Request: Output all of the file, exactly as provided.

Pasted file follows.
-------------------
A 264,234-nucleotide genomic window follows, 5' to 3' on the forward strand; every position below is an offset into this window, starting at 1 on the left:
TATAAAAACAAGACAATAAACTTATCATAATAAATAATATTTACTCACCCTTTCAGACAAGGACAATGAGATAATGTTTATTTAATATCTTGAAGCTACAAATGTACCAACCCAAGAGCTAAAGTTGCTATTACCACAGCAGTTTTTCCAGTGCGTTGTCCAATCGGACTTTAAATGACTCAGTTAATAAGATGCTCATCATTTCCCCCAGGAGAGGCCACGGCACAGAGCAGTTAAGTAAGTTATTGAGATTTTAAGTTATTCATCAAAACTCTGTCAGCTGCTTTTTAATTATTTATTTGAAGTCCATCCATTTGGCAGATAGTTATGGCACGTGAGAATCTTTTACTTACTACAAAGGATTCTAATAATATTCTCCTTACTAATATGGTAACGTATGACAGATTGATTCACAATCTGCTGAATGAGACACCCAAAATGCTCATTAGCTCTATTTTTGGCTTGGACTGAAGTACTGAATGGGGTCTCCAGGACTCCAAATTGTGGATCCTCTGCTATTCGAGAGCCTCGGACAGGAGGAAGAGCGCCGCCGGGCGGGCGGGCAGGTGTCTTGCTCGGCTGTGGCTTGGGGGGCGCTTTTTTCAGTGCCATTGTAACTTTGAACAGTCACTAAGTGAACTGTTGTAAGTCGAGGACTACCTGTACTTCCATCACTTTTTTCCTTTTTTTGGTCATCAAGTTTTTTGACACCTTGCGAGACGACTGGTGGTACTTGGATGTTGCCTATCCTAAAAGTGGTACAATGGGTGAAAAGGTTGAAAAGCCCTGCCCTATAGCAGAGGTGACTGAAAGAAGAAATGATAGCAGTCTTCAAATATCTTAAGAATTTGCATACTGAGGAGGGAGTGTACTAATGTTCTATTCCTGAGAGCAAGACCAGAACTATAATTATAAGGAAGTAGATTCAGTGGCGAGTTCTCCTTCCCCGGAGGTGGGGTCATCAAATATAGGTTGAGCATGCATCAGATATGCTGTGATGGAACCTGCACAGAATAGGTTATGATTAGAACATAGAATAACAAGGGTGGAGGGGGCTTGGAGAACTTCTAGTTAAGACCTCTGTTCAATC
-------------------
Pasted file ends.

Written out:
A 264,234-nucleotide genomic window follows, 5' to 3' on the forward strand; every position below is an offset into this window, starting at 1 on the left:
TATAAAAACAAGACAATAAACTTATCATAATAAATAATATTTACTCACCCTTTCAGACAAGGACAATGAGATAATGTTTATTTAATATCTTGAAGCTACAAATGTACCAACCCAAGAGCTAAAGTTGCTATTACCACAGCAGTTTTTCCAGTGCGTTGTCCAATCGGACTTTAAATGACTCAGTTAATAAGATGCTCATCATTTCCCCCAGGAGAGGCCACGGCACAGAGCAGTTAAGTAAGTTATTGAGATTTTAAGTTATTCATCAAAACTCTGTCAGCTGCTTTTTAATTATTTATTTGAAGTCCATCCATTTGGCAGATAGTTATGGCACGTGAGAATCTTTTACTTACTACAAAGGATTCTAATAATATTCTCCTTACTAATATGGTAACGTATGACAGATTGATTCACAATCTGCTGAATGAGACACCCAAAATGCTCATTAGCTCTATTTTTGGCTTGGACTGAAGTACTGAATGGGGTCTCCAGGACTCCAAATTGTGGATCCTCTGCTATTCGAGAGCCTCGGACAGGAGGAAGAGCGCCGCCGGGCGGGCGGGCAGGTGTCTTGCTCGGCTGTGGCTTGGGGGGCGCTTTTTTCAGTGCCATTGTAACTTTGAACAGTCACTAAGTGAACTGTTGTAAGTCGAGGACTACCTGTACTTCCATCACTTTTTTCCTTTTTTTGGTCATCAAGTTTTTTGACACCTTGCGAGACGACTGGTGGTACTTGGATGTTGCCTATCCTAAAAGTGGTACAATGGGTGAAAAGGTTGAAAAGCCCTGCCCTATAGCAGAGGTGACTGAAAGAAGAAATGATAGCAGTCTTCAAATATCTTAAGAATTTGCATACTGAGGAGGGAGTGTACTAATGTTCTATTCCTGAGAGCAAGACCAGAACTATAATTATAAGGAAGTAGATTCAGTGGCGAGTTCTCCTTCCCCGGAGGTGGGGTCATCAAATATAGGTTGAGCATGCATCAGATATGCTGTGATGGAACCTGCACAGAATAGGTTATGATTAGAACATAGAATAACAAGGGTGGAGGGGGCTTGGAGAACTTCTAGTTAAGACCTCTGTTCAATC